Bones Of Faerie Review

Bones of Faerie - Janni Lee Simner

Release Date: January 27th, 2009 from Random House Books for Young Readers

Summary from GoodReads


"The war between humanity and Faerie devastated both sides. Or so 15-year-old Liza has been told. Nothing has been seen or heard from Faerie since, and Liza's world bears the scars of its encounter with magic. Trees move with sinister intention, and the town Liza calls home is surrounded by a forest that threatens to harm all those who wander into it. Then Liza discovers she has the Faerie ability to see into the past, into the future, and she has no choice but to flee her town. Liza's quest will take her into Faerie and back again, and what she finds along the way may be the key to healing both worlds."


Whenever I hear that a book contains faeries, or something along the line of faeries, I instantly want to devour the story. Bones of Faerie, sadly, did not fuel my hunger. The overall idea of the book was intriguing to me in the beginning, and I decided to give it a chance to see how it all played out.


A war between Faerie and humans was interesting right off the bat. I have never encountered another author writing about the subject matter of a war between the two worlds before. Despite the uniqueness of the plot description, the overall book did not live up to the expectations I hoped it would.


There was not a lot of information about the war at all during the duration of the plot. The only information given was that the war left the World (the human realm) with plants and animals genetically mutated to search for the taste of human blood, and the war lasted around 20 years. That's it. I was left questioning the whole history aspect of the war throughout the entire book.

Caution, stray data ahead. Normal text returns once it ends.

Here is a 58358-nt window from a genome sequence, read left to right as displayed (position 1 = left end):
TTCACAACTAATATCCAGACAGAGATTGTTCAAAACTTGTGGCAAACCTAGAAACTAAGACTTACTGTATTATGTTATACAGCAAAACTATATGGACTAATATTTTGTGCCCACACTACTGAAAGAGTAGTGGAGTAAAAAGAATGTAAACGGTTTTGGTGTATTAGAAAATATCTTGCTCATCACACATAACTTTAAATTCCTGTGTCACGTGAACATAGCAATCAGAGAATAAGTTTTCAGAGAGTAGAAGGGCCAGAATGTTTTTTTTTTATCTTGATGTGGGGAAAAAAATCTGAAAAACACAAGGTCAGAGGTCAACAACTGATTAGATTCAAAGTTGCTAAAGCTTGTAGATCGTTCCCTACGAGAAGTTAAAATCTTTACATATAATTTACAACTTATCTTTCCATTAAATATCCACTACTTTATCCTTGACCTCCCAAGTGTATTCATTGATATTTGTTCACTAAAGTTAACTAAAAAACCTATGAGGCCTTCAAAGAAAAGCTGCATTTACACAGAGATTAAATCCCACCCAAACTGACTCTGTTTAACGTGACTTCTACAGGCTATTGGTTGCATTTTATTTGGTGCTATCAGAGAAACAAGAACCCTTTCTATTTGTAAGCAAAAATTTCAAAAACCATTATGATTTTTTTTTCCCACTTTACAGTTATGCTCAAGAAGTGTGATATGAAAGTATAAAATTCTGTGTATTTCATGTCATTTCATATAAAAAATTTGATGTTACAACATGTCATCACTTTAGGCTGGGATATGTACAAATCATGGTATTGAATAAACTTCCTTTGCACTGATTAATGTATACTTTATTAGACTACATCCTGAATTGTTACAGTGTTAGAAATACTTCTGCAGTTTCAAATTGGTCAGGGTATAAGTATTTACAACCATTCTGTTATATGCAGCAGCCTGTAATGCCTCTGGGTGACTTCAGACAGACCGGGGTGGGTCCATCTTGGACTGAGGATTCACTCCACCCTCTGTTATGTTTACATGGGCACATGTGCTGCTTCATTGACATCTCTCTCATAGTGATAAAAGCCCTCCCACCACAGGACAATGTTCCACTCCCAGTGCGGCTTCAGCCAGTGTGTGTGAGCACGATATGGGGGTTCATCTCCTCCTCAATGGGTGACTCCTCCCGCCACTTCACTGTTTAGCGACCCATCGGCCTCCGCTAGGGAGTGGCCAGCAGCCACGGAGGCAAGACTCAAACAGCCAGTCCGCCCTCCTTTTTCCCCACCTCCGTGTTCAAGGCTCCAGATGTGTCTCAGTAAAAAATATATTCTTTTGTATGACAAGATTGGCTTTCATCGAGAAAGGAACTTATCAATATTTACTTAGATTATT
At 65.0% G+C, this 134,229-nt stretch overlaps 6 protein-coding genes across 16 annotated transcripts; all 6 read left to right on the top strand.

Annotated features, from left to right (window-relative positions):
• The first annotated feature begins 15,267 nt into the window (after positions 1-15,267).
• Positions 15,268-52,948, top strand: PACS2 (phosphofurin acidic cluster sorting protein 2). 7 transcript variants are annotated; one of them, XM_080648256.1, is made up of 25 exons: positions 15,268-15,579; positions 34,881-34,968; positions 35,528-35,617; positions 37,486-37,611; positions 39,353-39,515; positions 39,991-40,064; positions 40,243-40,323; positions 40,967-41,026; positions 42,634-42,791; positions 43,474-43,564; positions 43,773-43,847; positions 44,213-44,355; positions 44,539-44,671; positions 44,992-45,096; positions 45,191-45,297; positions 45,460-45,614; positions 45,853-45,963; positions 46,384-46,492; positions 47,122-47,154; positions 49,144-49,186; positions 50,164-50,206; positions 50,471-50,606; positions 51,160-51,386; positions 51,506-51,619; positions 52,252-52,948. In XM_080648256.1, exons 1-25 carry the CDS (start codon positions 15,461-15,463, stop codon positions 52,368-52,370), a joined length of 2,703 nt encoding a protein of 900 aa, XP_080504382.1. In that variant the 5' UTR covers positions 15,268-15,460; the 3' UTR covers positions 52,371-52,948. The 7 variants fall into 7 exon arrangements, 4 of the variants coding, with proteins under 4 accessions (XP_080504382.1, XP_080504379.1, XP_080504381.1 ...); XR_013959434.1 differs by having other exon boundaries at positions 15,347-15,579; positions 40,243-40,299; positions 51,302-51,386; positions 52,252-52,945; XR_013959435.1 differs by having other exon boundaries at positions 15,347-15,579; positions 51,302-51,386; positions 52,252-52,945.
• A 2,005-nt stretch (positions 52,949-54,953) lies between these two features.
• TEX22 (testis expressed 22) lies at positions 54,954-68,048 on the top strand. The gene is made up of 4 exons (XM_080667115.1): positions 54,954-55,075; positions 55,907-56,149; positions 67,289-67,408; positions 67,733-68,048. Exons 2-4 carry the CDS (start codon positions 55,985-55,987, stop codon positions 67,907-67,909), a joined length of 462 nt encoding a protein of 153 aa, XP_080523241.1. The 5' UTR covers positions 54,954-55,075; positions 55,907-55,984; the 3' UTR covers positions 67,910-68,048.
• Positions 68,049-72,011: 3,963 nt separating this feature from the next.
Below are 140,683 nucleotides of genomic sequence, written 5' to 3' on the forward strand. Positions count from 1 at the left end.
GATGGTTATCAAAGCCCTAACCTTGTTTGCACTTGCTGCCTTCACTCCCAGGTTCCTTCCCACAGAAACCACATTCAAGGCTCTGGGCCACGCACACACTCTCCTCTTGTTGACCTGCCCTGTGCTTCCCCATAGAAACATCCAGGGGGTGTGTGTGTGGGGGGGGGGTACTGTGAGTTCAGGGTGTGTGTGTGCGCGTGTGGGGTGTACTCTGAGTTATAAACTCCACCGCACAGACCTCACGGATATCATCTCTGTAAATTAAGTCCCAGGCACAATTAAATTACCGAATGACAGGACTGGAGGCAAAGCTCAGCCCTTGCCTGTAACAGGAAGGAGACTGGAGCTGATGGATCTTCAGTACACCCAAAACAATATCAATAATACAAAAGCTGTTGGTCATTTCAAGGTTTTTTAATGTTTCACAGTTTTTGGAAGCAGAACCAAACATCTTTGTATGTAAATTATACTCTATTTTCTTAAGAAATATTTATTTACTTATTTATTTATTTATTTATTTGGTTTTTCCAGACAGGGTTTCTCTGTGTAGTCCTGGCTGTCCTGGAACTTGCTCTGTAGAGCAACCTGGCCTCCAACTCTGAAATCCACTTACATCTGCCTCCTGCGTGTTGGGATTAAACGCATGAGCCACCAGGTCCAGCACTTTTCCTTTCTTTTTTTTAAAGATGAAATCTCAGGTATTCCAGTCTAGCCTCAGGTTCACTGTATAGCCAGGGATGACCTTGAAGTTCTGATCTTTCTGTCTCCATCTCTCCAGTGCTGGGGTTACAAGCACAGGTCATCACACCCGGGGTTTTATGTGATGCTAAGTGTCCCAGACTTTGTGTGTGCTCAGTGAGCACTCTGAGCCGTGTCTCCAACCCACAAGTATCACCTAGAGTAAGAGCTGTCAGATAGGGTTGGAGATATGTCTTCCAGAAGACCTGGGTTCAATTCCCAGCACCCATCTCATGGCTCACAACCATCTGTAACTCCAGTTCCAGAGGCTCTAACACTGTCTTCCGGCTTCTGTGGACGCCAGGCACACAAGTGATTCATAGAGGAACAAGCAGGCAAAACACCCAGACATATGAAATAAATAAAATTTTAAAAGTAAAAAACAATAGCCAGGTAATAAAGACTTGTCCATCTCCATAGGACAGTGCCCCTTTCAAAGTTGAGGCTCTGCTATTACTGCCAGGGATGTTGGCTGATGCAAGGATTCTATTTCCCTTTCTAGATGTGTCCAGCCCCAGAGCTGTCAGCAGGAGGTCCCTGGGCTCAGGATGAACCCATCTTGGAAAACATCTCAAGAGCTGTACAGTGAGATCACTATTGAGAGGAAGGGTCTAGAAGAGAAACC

The main character Liza, the overall pace, and the content left me feeling like I was treading through water to finish. Reading felt more like a chore than something I do for pleasure. The actions of the main character was annoying and she repeated herself often enough that I would skip over her lines if I noticed the pattern. As for the content, it seemed that the author was biting off more than she could chew in this case. Different elements would be thrown into the story line and instead of feeling shocked about the development, I felt confused and wondering how those elements tied into the specific scenes they were presented in. 


Overall, I was highly disappointed with this book. The overall idea of the plot and the characters was intriguing, but the way that information was presented led the whole thing to go downhill. I had high hopes for this, but I will still give Simner a chance and read Faerie Winter.